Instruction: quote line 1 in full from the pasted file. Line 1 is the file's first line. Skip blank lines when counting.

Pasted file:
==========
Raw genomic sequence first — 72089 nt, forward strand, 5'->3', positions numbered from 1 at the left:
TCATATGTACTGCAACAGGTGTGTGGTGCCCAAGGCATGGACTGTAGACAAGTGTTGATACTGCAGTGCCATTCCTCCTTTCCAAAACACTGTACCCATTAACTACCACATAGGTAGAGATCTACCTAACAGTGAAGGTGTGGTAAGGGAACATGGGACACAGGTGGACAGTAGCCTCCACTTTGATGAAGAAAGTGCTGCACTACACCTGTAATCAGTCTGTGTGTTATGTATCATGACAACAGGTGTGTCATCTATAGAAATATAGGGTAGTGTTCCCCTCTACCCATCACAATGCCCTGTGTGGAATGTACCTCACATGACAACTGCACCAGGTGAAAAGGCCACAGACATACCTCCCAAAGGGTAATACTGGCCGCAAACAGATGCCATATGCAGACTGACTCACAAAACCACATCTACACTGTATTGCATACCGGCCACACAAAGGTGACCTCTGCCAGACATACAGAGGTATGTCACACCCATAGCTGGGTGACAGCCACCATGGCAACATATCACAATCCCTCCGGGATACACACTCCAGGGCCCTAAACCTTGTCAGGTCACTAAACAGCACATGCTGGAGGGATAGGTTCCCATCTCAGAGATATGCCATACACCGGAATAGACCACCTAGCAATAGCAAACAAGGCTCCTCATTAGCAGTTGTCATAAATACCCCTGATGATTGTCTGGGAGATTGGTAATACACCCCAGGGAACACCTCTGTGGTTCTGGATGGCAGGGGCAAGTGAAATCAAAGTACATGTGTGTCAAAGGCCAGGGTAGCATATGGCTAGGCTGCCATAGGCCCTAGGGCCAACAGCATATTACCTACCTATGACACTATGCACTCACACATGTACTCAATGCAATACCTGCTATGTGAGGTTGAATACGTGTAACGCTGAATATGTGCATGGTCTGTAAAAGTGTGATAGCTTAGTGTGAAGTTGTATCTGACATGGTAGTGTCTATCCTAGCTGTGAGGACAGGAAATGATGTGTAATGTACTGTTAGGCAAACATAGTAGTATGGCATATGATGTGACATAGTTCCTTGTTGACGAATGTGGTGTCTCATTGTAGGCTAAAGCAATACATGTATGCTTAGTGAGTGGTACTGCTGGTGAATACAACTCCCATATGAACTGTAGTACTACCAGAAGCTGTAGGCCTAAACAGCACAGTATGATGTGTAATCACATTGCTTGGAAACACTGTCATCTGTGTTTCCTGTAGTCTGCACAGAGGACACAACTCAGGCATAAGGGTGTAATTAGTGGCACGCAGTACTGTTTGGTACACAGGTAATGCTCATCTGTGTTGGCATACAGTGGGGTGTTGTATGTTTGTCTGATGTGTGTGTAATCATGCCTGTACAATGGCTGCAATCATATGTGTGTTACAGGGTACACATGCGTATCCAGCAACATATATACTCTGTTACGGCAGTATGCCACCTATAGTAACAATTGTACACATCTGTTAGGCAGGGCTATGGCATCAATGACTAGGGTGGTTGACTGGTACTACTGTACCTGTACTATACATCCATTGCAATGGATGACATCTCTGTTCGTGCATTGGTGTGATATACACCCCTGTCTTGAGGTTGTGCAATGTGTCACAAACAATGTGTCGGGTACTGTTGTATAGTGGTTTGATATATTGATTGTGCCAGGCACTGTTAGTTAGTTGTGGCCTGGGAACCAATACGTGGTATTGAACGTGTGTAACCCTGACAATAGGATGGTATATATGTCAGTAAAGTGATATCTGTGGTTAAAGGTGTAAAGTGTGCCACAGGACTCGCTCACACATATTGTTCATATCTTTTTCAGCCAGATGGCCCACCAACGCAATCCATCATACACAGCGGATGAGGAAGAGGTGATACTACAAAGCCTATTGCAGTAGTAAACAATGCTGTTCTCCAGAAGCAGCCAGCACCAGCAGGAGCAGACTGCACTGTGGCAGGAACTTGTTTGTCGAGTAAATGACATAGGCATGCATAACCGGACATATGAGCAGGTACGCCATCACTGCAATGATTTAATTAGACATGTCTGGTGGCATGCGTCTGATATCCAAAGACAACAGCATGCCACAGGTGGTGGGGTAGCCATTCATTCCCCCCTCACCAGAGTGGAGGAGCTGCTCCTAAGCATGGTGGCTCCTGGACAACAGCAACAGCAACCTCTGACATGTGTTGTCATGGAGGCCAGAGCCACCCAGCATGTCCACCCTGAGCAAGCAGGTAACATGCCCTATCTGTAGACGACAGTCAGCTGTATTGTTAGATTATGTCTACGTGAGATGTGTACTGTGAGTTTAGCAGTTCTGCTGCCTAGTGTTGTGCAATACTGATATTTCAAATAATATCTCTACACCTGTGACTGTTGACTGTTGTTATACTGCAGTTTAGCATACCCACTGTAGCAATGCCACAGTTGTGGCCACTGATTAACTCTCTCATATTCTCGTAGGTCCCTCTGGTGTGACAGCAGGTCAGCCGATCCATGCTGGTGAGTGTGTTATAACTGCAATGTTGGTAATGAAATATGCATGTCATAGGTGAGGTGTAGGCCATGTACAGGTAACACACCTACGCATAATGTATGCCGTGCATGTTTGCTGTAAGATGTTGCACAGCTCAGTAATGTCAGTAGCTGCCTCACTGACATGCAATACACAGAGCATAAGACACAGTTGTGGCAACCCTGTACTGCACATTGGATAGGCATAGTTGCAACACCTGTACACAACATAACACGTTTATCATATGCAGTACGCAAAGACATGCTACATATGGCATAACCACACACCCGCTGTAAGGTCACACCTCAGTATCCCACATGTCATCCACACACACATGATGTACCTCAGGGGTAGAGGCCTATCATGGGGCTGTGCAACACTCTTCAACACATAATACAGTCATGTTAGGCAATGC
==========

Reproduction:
Raw genomic sequence first — 72089 nt, forward strand, 5'->3', positions numbered from 1 at the left: